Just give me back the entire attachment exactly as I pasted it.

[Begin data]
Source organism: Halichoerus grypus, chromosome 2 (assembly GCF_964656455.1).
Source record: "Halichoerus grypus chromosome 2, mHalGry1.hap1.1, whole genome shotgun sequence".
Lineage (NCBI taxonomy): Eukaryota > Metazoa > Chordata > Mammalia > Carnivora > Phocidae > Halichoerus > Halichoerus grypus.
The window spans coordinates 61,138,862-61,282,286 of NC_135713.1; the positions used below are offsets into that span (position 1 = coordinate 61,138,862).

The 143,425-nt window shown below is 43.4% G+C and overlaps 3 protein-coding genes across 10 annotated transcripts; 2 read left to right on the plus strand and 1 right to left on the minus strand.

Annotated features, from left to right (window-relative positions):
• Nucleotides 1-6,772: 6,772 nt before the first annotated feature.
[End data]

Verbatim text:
Source organism: Halichoerus grypus, chromosome 2 (assembly GCF_964656455.1).
Source record: "Halichoerus grypus chromosome 2, mHalGry1.hap1.1, whole genome shotgun sequence".
Lineage (NCBI taxonomy): Eukaryota > Metazoa > Chordata > Mammalia > Carnivora > Phocidae > Halichoerus > Halichoerus grypus.
The window spans coordinates 61,138,862-61,282,286 of NC_135713.1; the positions used below are offsets into that span (position 1 = coordinate 61,138,862).

The 143,425-nt window shown below is 43.4% G+C and overlaps 3 protein-coding genes across 10 annotated transcripts; 2 read left to right on the plus strand and 1 right to left on the minus strand.

Annotated features, from left to right (window-relative positions):
• Nucleotides 1-6,772: 6,772 nt before the first annotated feature.